Meet Up

Surely this is Olympus?

Surely this is Olympus?

Today was full of nostalgia.  It started off with a visit with friends.  One of those friends is a young woman I’ve known for 23 years now–since she was 7.  I didn’t realize I’d known her for 23 years until we sat down and figured it out over breakfast.  But there I was, flipping back and forth in my mind between the 7 year-old Karen the day I met her and the 30 year old wife and mother sharing breakfast with me.

Karen and Chris

Karen and Chris

It was the first time I met her new daughter, just born in March.  She’s a happy baby.  Smiling and cooing and doing cute baby things.  I will have photos from today eventually, but I need to get them downloaded and post-processed first and I forgot my card reader–I’ll have to find one tomorrow.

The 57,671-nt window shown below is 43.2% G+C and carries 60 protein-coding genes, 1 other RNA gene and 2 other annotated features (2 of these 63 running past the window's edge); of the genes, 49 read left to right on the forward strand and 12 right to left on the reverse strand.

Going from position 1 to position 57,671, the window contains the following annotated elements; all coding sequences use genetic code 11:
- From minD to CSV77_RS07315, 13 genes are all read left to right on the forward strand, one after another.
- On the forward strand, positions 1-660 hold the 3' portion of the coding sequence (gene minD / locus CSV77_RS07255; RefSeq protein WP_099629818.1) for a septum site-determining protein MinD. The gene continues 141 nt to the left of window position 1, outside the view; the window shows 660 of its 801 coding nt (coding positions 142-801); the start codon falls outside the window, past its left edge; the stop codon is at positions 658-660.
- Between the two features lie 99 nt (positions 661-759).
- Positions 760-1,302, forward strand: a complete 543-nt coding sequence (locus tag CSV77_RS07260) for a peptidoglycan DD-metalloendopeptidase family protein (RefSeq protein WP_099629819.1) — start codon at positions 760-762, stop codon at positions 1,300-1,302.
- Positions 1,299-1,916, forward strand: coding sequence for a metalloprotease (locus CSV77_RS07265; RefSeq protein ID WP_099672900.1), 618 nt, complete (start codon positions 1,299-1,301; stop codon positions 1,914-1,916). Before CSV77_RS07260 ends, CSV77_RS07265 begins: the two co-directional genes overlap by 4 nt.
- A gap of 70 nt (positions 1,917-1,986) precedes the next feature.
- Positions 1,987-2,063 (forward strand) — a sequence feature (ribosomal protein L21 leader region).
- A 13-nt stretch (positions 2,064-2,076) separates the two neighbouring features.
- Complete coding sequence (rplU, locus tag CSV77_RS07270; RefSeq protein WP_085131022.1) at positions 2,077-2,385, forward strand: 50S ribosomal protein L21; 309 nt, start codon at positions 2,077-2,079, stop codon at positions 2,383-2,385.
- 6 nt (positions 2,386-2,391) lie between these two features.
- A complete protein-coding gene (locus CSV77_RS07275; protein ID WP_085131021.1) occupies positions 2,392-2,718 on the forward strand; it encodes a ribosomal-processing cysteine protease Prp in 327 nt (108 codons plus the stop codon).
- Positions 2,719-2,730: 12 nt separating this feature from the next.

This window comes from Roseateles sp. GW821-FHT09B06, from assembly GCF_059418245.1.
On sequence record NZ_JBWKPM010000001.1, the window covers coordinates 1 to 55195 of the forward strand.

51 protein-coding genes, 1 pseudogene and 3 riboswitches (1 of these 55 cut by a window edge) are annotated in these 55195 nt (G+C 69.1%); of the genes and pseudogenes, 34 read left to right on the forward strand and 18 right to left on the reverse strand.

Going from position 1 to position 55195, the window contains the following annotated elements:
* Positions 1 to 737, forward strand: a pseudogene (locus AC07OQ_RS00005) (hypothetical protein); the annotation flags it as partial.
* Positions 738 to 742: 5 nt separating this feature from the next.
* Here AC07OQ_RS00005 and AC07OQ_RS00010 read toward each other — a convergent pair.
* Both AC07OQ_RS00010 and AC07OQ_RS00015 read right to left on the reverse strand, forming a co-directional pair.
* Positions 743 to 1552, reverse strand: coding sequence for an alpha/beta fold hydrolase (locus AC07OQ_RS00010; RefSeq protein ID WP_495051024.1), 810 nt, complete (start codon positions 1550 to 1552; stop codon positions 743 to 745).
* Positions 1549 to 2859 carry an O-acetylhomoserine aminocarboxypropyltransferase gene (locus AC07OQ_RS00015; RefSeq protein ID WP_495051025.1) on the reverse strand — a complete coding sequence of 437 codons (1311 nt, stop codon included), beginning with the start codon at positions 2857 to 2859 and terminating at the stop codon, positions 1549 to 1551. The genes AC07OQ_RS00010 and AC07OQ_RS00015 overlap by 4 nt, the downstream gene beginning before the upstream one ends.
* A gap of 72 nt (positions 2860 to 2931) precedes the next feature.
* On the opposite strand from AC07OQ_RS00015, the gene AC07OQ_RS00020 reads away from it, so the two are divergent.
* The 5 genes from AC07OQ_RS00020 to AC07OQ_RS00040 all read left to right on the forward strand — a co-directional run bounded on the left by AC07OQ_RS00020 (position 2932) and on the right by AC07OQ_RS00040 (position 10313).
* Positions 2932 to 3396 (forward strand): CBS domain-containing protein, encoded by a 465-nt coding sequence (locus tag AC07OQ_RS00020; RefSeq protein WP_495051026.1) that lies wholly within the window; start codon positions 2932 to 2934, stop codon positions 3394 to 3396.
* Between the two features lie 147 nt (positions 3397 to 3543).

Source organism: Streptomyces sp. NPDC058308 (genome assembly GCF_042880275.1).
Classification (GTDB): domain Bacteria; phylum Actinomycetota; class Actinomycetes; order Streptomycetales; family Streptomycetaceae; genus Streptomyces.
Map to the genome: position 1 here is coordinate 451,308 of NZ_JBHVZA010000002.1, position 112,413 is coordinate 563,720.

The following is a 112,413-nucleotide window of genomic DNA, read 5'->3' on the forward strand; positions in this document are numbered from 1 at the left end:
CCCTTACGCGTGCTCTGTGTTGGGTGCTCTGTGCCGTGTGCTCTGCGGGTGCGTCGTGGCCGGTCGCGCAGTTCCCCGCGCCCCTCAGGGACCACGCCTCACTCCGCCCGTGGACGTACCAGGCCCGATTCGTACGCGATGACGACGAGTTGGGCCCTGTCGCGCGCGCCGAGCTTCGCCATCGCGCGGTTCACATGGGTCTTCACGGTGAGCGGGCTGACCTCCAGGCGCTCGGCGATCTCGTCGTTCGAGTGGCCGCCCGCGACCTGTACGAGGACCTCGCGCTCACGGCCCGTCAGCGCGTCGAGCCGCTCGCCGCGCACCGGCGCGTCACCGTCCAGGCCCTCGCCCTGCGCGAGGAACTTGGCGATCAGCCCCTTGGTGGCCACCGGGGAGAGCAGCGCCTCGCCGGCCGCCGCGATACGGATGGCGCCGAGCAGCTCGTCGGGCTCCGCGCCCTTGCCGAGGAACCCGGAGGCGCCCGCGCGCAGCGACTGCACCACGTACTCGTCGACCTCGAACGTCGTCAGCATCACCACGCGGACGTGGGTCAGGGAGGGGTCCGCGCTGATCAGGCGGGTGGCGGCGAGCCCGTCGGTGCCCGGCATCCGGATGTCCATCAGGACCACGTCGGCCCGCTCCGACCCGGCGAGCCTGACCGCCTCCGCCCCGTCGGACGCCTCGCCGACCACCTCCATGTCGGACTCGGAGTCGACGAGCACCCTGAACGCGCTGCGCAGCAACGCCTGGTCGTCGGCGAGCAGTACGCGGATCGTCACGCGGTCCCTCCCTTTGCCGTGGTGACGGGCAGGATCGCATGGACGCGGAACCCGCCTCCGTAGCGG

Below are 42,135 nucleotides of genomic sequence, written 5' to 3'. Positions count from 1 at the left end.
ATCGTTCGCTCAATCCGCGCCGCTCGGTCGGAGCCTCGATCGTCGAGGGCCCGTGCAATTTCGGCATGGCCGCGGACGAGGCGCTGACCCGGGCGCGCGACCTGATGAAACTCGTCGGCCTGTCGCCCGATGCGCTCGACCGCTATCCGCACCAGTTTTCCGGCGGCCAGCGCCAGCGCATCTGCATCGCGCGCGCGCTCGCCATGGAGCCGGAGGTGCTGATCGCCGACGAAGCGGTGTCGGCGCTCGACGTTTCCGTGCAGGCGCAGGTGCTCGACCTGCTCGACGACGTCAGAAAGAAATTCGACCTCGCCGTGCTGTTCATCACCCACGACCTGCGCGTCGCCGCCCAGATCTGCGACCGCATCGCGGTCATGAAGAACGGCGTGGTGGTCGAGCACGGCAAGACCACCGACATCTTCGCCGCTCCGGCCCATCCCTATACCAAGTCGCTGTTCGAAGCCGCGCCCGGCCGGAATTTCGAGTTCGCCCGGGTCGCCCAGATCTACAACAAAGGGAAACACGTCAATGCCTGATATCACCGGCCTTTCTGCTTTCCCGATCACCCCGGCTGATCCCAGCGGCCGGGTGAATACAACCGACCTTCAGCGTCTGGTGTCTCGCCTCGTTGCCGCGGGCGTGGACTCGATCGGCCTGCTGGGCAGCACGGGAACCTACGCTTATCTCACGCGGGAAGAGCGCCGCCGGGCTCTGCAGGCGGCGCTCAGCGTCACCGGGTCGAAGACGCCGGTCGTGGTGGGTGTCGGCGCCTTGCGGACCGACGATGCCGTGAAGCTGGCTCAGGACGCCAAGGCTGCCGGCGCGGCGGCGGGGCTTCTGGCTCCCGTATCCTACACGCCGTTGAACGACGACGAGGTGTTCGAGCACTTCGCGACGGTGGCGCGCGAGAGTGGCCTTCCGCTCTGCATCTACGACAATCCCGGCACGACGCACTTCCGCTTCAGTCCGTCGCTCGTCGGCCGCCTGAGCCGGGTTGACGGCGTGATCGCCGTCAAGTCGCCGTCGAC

Since I don’t have new photos to post, I thought I would take a trip down memory lane from the last time I saw my friend and her husband.  It’s hard to believe it’s been 3 years since I last saw them.  We went hiking with them in Montana when Pat and I were out for a visit.

IMG_8111One of the things Pat and I did while we were in Montana was take a helicopter ride over Glacier National Park with some other dear friends who accompanied us on part of the trip.  We flew over the mountains, above the clouds that surrounded the peaks.  I think of these photos whenever my young friend talks about her job.  She’s a paramedic and flies on life flights over the same mountains I paid to see.